The West Review
Pros: Lots of features, lots of character customization, Adventure mode is strategic and fun
Cons: Quite a dated game, repetitive “menu click” gameplay with too much automation
We saddled up recently and decided to mosey on down to InnoGames free to play browser cowboy MMO, The West. The game is a strategy meets RPG where players build up their own fearsome hombre and make a name for themselves. Over six years old now the game has been around for a while, but we thought we’d take a Back To The Future Part III style blast to the past and see how it was getting on.
The game definitely shows its age, from the graphics (which would have been pretty decent at the time) to the sound effects. Jerky animations, poor pathing across the world map (that had us walking across lakes, etc.) just lacked the finesse we typically see in more modern games. More than this the gameplay is just of a time where casual early Facebook style browser games were still hugely popular. As one of the developers earlier titles we can see the progression and advancements that have been made in the genre, albeit The West still shows InnoGames’ roots.
A rather linear progression format that is pushed on by endless menu clicks to complete automated work tasks make up the bulk of the game. Whether our cowboy was hired to pick cotton or shovel pig crap, the process was the same rote of moving to the location and clicking the start button and waiting until it was finished. For a badass hombre brought into town on the desert winds, there sure were a lot of menial tasks that our gunslinger was forced to do.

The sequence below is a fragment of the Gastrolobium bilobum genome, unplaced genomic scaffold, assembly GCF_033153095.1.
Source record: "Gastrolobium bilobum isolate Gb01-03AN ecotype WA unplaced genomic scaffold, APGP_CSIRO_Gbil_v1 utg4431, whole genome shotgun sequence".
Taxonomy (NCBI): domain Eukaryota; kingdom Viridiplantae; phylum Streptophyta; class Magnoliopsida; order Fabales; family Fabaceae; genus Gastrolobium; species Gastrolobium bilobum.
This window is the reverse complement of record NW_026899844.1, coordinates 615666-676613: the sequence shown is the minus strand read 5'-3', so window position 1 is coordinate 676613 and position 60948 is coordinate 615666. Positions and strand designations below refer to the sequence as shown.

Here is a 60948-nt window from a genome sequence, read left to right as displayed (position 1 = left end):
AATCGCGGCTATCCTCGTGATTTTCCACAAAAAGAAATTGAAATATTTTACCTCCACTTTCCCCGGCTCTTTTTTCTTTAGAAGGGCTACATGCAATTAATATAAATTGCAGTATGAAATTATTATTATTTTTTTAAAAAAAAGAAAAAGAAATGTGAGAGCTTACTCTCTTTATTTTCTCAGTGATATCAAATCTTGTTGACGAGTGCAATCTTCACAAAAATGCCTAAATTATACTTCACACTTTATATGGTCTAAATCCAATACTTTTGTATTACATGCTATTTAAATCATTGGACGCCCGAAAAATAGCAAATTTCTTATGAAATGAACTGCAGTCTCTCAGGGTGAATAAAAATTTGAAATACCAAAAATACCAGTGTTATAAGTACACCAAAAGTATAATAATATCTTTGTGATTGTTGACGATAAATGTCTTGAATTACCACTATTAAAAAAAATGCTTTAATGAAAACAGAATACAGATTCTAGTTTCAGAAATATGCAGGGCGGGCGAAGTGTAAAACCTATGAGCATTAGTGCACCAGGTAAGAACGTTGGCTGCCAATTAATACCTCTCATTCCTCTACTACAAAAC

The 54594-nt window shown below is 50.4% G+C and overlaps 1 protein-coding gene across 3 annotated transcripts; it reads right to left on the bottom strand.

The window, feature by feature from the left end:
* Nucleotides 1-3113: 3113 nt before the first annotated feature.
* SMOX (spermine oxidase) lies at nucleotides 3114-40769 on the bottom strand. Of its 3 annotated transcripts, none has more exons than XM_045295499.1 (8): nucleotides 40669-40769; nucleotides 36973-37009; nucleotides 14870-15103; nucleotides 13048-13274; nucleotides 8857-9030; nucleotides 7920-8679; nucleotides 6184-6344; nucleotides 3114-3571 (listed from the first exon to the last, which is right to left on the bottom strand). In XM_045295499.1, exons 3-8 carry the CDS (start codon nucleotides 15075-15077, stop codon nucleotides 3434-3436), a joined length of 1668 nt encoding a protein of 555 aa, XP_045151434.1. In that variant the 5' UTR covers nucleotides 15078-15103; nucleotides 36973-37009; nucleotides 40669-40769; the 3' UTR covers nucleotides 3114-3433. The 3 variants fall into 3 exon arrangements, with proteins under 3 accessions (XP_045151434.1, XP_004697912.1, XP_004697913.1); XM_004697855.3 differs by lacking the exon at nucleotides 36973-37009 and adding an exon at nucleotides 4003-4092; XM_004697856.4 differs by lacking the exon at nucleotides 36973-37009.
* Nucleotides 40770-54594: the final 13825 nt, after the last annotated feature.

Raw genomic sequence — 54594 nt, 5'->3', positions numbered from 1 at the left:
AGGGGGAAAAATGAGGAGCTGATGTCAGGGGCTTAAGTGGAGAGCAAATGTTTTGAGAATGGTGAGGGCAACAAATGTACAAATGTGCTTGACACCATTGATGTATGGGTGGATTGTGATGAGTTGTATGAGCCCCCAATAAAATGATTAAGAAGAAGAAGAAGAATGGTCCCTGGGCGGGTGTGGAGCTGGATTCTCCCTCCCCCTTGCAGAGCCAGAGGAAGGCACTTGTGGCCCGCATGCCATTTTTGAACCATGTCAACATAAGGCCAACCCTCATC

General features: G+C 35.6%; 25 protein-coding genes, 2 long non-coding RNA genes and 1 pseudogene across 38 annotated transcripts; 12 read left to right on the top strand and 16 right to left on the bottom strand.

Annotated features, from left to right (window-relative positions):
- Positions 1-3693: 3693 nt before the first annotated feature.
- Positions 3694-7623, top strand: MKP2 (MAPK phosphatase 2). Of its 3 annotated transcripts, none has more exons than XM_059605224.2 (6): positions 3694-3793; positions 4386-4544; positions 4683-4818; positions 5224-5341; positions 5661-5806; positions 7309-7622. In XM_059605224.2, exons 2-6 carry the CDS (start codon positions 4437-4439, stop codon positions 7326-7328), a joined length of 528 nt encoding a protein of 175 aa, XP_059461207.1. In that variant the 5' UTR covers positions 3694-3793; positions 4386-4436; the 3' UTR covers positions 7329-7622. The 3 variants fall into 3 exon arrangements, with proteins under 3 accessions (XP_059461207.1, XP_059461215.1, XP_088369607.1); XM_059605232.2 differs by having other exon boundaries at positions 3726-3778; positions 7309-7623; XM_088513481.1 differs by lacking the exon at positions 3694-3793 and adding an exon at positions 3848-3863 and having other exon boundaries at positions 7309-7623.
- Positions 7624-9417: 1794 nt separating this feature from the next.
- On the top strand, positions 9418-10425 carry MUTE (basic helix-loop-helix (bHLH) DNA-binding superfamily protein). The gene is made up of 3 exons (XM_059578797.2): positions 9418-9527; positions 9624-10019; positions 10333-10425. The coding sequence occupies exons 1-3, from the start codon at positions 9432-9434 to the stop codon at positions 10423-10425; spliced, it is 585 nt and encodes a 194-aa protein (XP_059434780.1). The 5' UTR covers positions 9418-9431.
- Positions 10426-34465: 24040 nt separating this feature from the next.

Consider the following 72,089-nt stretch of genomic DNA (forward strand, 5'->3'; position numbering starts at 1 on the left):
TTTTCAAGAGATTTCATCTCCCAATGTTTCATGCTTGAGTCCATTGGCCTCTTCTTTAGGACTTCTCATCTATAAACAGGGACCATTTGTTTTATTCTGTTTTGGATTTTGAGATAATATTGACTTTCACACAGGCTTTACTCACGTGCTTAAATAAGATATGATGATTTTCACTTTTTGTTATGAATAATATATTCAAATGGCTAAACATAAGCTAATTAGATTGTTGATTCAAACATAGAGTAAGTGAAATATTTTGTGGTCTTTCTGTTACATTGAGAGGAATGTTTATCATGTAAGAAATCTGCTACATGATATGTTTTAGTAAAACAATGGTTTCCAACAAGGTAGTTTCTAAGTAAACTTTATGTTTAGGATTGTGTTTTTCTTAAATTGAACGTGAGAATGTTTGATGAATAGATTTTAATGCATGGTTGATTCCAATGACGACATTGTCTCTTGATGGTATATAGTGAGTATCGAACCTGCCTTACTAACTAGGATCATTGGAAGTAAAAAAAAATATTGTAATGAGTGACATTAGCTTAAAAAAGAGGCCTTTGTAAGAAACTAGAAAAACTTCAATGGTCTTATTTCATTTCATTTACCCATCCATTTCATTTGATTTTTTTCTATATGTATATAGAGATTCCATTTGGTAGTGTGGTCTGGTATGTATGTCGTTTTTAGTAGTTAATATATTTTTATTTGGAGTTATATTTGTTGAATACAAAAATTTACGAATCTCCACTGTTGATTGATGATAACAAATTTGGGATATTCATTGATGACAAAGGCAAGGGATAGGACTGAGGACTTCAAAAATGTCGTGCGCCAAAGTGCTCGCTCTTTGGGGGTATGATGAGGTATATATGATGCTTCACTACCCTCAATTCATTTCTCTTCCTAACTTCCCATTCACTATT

Thankfully these tasks were interspersed with some combat, duels at high noon or fighting off some fierce banditos, we did get to be somewhat heroic. The combat system is somewhat automated and consisted more of preparation and building up our cowboy; levelling up and acquiring skill points we could improve our character in different ways. With dozens of skills to upgrade it allowed us to find a balance of skills for combat and for completing work tasks, with a bit of crossover where a skill was used in both.
With combat we could fine-tune our gunslinger in various ways, making his shots more powerful, more accurate, or making him better at dodging incoming attacks. Through the tactics menu we could also choose where we would try to shoot our opponent for each of our shots, with head shots doing the most damage, but having the lowest accuracy to hit. Similarly we could also choose which direction we’d move to try and dodge where we though an opponent might attack; we’re not sure how strategic such a system is and definitely seemed more like luck unless you’re attacking the same player over and over.